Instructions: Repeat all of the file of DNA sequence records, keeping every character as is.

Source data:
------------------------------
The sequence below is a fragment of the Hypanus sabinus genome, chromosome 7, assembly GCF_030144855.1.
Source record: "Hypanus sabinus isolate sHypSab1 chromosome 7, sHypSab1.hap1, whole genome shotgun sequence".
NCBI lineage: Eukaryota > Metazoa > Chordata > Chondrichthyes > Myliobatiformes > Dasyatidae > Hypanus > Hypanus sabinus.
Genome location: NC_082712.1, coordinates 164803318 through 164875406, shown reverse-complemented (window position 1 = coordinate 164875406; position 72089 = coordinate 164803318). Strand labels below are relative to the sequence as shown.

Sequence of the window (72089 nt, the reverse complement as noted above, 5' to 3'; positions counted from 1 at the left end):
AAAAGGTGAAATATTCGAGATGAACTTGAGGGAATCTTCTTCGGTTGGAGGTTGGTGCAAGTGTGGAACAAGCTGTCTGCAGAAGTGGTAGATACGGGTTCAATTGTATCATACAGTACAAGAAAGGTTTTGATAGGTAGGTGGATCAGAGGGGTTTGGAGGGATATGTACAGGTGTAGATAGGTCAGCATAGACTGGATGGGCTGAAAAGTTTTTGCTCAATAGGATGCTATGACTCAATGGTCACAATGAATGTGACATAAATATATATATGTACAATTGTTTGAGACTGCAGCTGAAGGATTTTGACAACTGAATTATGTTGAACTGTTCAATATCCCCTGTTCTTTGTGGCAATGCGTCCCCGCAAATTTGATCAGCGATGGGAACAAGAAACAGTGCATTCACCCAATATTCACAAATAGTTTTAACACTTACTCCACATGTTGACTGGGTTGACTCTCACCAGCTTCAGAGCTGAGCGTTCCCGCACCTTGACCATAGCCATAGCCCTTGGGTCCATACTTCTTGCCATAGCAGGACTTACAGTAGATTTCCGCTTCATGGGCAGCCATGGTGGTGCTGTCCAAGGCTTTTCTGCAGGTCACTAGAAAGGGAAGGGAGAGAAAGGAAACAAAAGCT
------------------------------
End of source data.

The sequence below is a fragment of the Hypanus sabinus genome, chromosome 7, assembly GCF_030144855.1.
Source record: "Hypanus sabinus isolate sHypSab1 chromosome 7, sHypSab1.hap1, whole genome shotgun sequence".
NCBI lineage: Eukaryota > Metazoa > Chordata > Chondrichthyes > Myliobatiformes > Dasyatidae > Hypanus > Hypanus sabinus.
Genome location: NC_082712.1, coordinates 164803318 through 164875406, shown reverse-complemented (window position 1 = coordinate 164875406; position 72089 = coordinate 164803318). Strand labels below are relative to the sequence as shown.

Sequence of the window (72089 nt, the reverse complement as noted above, 5' to 3'; positions counted from 1 at the left end):
AAAAGGTGAAATATTCGAGATGAACTTGAGGGAATCTTCTTCGGTTGGAGGTTGGTGCAAGTGTGGAACAAGCTGTCTGCAGAAGTGGTAGATACGGGTTCAATTGTATCATACAGTACAAGAAAGGTTTTGATAGGTAGGTGGATCAGAGGGGTTTGGAGGGATATGTACAGGTGTAGATAGGTCAGCATAGACTGGATGGGCTGAAAAGTTTTTGCTCAATAGGATGCTATGACTCAATGGTCACAATGAATGTGACATAAATATATATATGTACAATTGTTTGAGACTGCAGCTGAAGGATTTTGACAACTGAATTATGTTGAACTGTTCAATATCCCCTGTTCTTTGTGGCAATGCGTCCCCGCAAATTTGATCAGCGATGGGAACAAGAAACAGTGCATTCACCCAATATTCACAAATAGTTTTAACACTTACTCCACATGTTGACTGGGTTGACTCTCACCAGCTTCAGAGCTGAGCGTTCCCGCACCTTGACCATAGCCATAGCCCTTGGGTCCATACTTCTTGCCATAGCAGGACTTACAGTAGATTTCCGCTTCATGGGCAGCCATGGTGGTGCTGTCCAAGGCTTTTCTGCAGGTCACTAGAAAGGGAAGGGAGAGAAAGGAAACAAAAGCT